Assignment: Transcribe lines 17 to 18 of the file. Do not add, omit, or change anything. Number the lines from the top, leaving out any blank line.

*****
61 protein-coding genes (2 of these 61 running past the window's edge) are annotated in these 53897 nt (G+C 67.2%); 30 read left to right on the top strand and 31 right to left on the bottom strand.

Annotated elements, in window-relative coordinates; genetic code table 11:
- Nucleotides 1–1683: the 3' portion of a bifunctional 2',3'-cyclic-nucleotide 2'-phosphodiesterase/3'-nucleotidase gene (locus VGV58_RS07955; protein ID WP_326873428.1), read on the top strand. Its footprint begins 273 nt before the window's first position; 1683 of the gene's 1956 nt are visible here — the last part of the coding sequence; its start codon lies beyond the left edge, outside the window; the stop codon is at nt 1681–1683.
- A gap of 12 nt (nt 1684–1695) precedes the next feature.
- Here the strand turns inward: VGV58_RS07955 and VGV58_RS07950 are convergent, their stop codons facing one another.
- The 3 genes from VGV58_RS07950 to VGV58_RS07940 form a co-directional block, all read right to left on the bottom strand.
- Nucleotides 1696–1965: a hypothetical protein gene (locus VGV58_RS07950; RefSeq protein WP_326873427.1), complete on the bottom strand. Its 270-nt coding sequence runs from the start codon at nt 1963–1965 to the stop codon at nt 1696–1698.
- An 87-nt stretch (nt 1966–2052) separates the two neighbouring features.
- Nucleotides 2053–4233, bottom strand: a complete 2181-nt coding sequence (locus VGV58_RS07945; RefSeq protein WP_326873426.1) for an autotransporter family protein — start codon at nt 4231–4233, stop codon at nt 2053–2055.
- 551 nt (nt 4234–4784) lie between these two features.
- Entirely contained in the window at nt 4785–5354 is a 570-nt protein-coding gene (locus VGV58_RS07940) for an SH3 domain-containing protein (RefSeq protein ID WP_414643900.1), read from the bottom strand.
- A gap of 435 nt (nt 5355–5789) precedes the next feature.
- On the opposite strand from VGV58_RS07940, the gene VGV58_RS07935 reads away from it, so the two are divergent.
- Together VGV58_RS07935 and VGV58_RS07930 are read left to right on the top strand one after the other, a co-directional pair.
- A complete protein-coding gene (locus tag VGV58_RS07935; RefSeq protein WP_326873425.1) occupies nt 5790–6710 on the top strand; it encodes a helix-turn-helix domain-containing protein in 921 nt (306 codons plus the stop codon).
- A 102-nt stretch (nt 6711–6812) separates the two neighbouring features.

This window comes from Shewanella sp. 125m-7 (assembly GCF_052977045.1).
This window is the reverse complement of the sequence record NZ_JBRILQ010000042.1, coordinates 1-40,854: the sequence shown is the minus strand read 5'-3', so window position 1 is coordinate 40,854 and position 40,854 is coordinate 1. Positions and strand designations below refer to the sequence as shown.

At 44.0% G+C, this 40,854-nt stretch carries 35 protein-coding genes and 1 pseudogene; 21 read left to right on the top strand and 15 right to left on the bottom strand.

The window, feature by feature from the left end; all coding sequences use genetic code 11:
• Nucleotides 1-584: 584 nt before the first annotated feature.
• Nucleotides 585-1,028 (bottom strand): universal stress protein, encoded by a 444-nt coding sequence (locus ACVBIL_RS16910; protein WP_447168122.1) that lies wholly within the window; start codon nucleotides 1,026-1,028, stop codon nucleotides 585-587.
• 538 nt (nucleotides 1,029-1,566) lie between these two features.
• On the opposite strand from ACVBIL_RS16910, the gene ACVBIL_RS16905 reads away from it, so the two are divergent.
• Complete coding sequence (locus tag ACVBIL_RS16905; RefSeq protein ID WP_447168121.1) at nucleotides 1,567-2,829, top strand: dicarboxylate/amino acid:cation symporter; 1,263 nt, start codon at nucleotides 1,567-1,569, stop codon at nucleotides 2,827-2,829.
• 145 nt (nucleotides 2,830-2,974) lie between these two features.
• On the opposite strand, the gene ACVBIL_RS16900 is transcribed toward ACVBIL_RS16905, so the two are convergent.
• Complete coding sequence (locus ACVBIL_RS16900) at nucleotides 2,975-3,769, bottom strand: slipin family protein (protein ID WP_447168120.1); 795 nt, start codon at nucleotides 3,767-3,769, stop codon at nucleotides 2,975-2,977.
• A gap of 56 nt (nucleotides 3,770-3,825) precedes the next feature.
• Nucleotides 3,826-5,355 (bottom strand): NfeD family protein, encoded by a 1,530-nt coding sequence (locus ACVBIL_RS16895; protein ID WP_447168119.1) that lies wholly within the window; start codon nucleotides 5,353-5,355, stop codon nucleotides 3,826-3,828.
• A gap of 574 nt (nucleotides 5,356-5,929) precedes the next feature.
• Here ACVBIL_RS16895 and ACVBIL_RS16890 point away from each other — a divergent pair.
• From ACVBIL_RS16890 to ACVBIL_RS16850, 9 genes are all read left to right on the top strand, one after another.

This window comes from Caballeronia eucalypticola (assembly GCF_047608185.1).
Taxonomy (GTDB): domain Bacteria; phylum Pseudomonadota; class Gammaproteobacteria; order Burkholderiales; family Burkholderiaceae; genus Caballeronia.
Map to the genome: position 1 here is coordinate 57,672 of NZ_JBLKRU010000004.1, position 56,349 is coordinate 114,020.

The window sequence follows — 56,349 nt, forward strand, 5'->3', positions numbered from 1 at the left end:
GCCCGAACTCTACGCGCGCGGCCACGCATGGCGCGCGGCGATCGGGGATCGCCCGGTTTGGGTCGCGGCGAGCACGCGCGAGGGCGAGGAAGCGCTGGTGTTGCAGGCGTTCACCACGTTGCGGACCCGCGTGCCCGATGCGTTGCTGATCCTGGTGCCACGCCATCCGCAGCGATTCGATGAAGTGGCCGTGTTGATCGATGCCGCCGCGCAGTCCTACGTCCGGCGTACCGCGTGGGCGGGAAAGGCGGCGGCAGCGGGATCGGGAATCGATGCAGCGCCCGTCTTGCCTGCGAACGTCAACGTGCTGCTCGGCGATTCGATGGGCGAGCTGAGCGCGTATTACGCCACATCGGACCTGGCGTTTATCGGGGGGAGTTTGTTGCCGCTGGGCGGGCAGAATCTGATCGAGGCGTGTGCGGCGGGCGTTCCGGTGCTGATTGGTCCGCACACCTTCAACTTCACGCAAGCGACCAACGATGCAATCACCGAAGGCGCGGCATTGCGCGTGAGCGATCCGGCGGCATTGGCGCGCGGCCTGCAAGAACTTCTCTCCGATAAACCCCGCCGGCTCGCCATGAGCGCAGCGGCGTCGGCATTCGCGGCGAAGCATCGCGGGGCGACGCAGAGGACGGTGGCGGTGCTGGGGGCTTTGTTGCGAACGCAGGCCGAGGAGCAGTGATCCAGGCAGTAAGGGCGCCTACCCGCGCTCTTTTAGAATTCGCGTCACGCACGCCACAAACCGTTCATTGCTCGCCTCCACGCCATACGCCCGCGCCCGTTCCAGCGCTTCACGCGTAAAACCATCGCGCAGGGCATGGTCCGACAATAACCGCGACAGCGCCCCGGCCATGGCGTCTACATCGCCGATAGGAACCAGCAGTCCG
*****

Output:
This window comes from Shewanella sp. 125m-7 (assembly GCF_052977045.1).
This window is the reverse complement of the sequence record NZ_JBRILQ010000042.1, coordinates 1-40,854: the sequence shown is the minus strand read 5'-3', so window position 1 is coordinate 40,854 and position 40,854 is coordinate 1. Positions and strand designations below refer to the sequence as shown.